The Basilica of St. Anthony, often called Basilica del Santo, is a complex stately religious building which was started in 1232, a year after St. Anthony’s death.
The outside of the Basilica is a mixture of Lombard, Tuscan and Byzantine styles; the 8 domes and the 2 bell-towers are built in the oriental style. The golden angel on the highest dome is said to turn following the winds, thus giving exact weather forecast.
The 3 bronze portals of the façade were planned by Camillo Boito (1895).
The plan of the interior is cruciform, with the nave and 2 aisles that unite behind the apses and create a semicircle where 9 radial chapels are to be seen.
Big columns separate the aisles.
In the Chapel of the Saint you will find the tomb (sarcophagus) of St.Anthony, by Andrea Briosco and Gianmaria Falconetto.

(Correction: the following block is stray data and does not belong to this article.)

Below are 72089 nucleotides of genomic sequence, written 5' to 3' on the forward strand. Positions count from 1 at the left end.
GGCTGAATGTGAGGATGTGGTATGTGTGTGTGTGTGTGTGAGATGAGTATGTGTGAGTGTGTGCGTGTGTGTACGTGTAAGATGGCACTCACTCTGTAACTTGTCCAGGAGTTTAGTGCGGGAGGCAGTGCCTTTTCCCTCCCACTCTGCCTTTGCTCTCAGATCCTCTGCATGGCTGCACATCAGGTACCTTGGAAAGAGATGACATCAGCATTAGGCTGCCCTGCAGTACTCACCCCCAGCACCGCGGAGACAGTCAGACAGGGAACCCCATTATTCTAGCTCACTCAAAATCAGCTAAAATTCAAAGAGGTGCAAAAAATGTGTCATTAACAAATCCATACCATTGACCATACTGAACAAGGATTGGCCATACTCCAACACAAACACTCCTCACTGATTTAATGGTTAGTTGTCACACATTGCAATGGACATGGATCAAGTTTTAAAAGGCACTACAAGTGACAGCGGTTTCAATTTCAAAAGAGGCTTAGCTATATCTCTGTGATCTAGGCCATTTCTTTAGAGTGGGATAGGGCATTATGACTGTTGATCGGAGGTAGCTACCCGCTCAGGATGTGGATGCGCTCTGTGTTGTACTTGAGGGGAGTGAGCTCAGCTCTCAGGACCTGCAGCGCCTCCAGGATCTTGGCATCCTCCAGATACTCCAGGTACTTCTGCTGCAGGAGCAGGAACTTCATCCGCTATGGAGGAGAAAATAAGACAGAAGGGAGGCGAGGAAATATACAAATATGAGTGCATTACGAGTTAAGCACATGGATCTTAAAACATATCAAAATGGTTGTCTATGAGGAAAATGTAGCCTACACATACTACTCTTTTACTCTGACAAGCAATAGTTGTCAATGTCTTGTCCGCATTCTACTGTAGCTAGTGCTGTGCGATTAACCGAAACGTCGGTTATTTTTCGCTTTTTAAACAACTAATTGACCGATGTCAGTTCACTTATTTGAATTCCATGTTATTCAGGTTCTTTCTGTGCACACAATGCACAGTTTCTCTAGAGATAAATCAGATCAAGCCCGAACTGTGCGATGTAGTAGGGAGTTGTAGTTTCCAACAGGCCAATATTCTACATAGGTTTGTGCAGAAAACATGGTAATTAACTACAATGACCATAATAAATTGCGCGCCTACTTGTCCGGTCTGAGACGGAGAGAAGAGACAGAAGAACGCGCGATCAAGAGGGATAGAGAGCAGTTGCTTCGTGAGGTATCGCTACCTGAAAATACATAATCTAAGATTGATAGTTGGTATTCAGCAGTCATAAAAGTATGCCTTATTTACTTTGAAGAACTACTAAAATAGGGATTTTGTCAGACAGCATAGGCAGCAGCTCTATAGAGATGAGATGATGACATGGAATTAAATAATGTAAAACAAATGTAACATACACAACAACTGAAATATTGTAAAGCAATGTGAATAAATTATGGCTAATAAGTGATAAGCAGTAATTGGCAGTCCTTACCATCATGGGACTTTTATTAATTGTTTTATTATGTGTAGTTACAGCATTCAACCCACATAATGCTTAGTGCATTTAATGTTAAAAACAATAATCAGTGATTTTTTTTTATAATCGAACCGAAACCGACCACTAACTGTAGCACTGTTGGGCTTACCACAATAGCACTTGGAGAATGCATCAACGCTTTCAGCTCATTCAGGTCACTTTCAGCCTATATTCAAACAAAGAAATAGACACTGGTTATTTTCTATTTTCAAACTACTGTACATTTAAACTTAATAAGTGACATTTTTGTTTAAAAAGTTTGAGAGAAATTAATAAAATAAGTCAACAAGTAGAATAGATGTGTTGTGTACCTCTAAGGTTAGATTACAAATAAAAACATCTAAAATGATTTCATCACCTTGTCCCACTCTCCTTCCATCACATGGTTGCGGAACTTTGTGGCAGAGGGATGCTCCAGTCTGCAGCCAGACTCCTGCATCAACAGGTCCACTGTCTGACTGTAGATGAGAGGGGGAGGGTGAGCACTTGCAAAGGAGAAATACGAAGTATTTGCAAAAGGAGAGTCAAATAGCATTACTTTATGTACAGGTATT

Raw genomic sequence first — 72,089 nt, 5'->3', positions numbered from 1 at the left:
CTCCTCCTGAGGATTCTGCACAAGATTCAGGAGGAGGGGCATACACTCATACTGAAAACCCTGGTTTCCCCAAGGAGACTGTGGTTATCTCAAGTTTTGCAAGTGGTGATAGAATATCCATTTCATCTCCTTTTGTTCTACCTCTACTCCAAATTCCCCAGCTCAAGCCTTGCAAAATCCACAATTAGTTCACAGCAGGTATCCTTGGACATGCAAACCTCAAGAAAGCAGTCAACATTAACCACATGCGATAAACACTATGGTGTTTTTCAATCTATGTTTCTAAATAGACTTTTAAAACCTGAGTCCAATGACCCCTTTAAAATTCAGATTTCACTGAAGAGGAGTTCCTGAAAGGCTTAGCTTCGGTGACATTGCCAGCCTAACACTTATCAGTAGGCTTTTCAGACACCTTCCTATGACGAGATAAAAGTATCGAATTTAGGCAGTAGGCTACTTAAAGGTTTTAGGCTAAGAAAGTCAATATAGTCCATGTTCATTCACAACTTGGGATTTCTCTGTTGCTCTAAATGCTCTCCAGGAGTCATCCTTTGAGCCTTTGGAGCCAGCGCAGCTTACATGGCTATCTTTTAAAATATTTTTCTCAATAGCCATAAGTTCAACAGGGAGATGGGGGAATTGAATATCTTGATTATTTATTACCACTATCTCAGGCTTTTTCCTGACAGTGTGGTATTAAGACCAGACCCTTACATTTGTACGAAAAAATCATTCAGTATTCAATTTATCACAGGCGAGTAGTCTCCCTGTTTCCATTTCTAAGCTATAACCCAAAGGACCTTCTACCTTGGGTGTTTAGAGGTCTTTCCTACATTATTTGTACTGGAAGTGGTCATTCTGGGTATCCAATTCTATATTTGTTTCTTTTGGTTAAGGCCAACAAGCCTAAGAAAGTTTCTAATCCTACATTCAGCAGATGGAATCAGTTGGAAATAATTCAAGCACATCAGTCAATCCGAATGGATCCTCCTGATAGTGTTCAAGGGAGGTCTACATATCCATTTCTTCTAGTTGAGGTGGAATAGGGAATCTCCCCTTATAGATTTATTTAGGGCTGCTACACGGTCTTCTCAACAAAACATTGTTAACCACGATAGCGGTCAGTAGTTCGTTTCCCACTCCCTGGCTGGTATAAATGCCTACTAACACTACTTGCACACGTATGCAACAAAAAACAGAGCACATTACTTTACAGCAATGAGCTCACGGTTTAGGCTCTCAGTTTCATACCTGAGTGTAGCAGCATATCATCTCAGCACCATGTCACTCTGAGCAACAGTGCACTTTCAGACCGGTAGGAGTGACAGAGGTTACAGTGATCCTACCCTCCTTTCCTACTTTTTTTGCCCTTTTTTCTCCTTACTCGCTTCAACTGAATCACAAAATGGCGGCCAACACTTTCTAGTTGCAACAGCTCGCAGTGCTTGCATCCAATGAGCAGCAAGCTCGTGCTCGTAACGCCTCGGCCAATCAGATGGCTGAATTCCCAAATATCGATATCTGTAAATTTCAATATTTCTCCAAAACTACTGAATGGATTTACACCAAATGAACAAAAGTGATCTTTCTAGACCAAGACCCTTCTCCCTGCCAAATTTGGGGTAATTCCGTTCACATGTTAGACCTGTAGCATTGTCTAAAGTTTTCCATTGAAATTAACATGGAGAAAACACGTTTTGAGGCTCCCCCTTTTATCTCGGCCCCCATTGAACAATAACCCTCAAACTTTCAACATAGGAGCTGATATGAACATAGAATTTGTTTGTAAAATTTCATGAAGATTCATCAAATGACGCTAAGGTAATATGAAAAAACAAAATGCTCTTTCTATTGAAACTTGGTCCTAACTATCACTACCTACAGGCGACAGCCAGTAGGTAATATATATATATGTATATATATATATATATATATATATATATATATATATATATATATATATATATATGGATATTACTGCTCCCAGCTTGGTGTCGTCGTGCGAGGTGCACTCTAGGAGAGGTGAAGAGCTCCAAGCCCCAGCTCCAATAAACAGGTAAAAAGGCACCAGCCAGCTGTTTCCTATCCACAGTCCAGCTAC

Inside the Basilica there are important ancient and contemporary works of art, among which the Chapel of the Blessed Luca Belludi, entirely frescoed by Giusto de’ Menabuoi (1382), the Chapel of San Giacomo or San Felice with a beautiful cycle of paintings by Altichieri da Zevio (1374-78), the high altar with Donatello’s sculptures, among which stands out the Crucifix (the Gattamelata equestrian statue in front of the Basilica is also by Donatello).
Other works are by Sansovino, Briosco, Tiepolo, Titian, Achille Casanova, Ubaldo Oppi, Pietro Annigoni, and many others.
The convent cloisters are also very fine, especially the magnolia cloister, where you can see numerous works in marble and a century-old magnolia tree.
Facing the Basilica if you look to your right you can see the Oratory of st. George, chapel of the Lupi di Soragna family, built in 1377 and entirely frescoed by Altichieri da Zevio (1379-1384), the Scuola del Santo, which contains paintings related to St. Anthony from different time periods including those by Titian, and the Antoniano Museum, opened in 1995 to commemorate the 8th centenary of St. Anthony’s birth, in which you can find paintings, jewellery, paraments and sculptures.